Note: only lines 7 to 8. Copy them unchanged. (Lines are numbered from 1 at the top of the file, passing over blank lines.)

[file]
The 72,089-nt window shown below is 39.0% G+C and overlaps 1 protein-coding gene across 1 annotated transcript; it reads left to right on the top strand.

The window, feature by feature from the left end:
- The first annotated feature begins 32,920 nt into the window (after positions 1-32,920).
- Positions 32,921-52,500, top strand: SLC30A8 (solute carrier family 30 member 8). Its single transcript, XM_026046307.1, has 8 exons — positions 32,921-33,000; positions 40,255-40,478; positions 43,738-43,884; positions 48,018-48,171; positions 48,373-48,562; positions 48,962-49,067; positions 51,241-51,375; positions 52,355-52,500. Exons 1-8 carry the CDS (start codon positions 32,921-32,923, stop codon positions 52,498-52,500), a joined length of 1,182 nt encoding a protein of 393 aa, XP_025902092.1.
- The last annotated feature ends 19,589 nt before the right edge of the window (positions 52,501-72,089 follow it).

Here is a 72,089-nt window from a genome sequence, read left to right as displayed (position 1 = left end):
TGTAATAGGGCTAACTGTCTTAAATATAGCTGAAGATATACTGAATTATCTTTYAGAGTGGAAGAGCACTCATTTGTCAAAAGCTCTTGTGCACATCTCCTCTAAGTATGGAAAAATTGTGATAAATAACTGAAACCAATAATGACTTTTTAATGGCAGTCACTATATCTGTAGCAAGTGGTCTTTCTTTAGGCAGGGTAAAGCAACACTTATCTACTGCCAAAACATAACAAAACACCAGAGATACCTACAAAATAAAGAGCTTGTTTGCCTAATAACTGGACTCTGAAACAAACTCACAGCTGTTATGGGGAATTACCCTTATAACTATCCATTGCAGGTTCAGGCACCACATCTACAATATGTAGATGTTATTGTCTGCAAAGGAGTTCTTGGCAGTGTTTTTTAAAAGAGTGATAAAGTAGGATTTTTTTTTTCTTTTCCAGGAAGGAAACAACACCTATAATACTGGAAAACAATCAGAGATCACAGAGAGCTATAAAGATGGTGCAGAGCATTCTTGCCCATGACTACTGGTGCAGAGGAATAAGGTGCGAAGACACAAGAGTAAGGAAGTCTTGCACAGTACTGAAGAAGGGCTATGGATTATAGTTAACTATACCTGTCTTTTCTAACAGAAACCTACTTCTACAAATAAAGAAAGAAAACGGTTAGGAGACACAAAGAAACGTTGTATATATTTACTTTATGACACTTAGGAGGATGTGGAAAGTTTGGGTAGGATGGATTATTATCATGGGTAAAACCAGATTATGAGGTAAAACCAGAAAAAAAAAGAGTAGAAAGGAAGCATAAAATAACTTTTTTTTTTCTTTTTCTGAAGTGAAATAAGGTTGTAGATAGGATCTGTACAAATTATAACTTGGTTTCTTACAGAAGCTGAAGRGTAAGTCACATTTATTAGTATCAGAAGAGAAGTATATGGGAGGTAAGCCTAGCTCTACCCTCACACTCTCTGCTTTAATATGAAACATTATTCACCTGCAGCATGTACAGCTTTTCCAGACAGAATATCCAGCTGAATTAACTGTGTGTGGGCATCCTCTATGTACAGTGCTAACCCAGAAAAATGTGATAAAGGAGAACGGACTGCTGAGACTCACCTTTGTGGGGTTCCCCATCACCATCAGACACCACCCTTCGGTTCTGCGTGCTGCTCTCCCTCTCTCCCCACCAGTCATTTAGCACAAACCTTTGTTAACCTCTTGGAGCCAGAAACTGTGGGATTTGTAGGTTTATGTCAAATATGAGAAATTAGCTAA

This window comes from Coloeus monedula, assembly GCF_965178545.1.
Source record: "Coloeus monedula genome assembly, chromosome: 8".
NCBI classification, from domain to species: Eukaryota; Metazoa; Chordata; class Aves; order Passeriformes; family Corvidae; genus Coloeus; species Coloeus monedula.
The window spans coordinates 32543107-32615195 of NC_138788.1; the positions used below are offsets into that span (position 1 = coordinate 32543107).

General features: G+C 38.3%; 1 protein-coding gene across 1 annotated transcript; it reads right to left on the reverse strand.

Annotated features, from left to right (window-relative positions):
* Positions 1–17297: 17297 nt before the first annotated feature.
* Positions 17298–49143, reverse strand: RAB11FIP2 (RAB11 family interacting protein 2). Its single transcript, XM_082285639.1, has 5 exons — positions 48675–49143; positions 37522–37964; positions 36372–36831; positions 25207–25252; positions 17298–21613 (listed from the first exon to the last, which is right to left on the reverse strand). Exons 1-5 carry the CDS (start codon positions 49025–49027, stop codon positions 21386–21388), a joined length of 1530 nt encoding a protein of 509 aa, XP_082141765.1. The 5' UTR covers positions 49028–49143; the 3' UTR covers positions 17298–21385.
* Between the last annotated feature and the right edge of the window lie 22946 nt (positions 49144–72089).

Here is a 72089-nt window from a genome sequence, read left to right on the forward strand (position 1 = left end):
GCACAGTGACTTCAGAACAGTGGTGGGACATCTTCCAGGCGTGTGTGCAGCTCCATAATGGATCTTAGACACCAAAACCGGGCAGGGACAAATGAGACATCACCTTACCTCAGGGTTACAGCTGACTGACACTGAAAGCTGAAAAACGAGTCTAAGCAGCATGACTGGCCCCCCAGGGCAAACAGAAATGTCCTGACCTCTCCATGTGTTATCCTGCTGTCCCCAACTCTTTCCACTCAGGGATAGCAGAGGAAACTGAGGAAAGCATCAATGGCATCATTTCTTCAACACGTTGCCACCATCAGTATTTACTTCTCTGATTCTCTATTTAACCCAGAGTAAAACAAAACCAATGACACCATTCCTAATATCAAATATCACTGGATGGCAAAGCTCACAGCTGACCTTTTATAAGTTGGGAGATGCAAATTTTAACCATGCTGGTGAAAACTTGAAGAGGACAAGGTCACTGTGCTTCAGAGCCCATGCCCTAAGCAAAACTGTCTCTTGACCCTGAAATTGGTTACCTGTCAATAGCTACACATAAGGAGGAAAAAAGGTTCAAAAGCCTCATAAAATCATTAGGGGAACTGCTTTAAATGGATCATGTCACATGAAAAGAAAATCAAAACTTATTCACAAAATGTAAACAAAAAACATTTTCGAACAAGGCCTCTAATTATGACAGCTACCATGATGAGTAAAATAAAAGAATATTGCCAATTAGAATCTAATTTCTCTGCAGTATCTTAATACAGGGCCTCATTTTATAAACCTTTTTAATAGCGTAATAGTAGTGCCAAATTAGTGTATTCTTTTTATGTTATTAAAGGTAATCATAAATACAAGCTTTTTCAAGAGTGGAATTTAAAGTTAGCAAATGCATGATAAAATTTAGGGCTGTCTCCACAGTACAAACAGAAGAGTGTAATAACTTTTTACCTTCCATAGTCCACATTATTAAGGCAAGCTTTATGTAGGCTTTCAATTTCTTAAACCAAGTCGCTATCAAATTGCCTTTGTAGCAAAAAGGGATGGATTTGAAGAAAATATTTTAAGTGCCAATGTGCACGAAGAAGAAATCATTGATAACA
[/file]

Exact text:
TGTAATAGGGCTAACTGTCTTAAATATAGCTGAAGATATACTGAATTATCTTTYAGAGTGGAAGAGCACTCATTTGTCAAAAGCTCTTGTGCACATCTCCTCTAAGTATGGAAAAATTGTGATAAATAACTGAAACCAATAATGACTTTTTAATGGCAGTCACTATATCTGTAGCAAGTGGTCTTTCTTTAGGCAGGGTAAAGCAACACTTATCTACTGCCAAAACATAACAAAACACCAGAGATACCTACAAAATAAAGAGCTTGTTTGCCTAATAACTGGACTCTGAAACAAACTCACAGCTGTTATGGGGAATTACCCTTATAACTATCCATTGCAGGTTCAGGCACCACATCTACAATATGTAGATGTTATTGTCTGCAAAGGAGTTCTTGGCAGTGTTTTTTAAAAGAGTGATAAAGTAGGATTTTTTTTTTCTTTTCCAGGAAGGAAACAACACCTATAATACTGGAAAACAATCAGAGATCACAGAGAGCTATAAAGATGGTGCAGAGCATTCTTGCCCATGACTACTGGTGCAGAGGAATAAGGTGCGAAGACACAAGAGTAAGGAAGTCTTGCACAGTACTGAAGAAGGGCTATGGATTATAGTTAACTATACCTGTCTTTTCTAACAGAAACCTACTTCTACAAATAAAGAAAGAAAACGGTTAGGAGACACAAAGAAACGTTGTATATATTTACTTTATGACACTTAGGAGGATGTGGAAAGTTTGGGTAGGATGGATTATTATCATGGGTAAAACCAGATTATGAGGTAAAACCAGAAAAAAAAAGAGTAGAAAGGAAGCATAAAATAACTTTTTTTTTTCTTTTTCTGAAGTGAAATAAGGTTGTAGATAGGATCTGTACAAATTATAACTTGGTTTCTTACAGAAGCTGAAGRGTAAGTCACATTTATTAGTATCAGAAGAGAAGTATATGGGAGGTAAGCCTAGCTCTACCCTCACACTCTCTGCTTTAATATGAAACATTATTCACCTGCAGCATGTACAGCTTTTCCAGACAGAATATCCAGCTGAATTAACTGTGTGTGGGCATCCTCTATGTACAGTGCTAACCCAGAAAAATGTGATAAAGGAGAACGGACTGCTGAGACTCACCTTTGTGGGGTTCCCCATCACCATCAGACACCACCCTTCGGTTCTGCGTGCTGCTCTCCCTCTCTCCCCACCAGTCATTTAGCACAAACCTTTGTTAACCTCTTGGAGCCAGAAACTGTGGGATTTGTAGGTTTATGTCAAATATGAGAAATTAGCTAA

This window comes from Coloeus monedula, assembly GCF_965178545.1.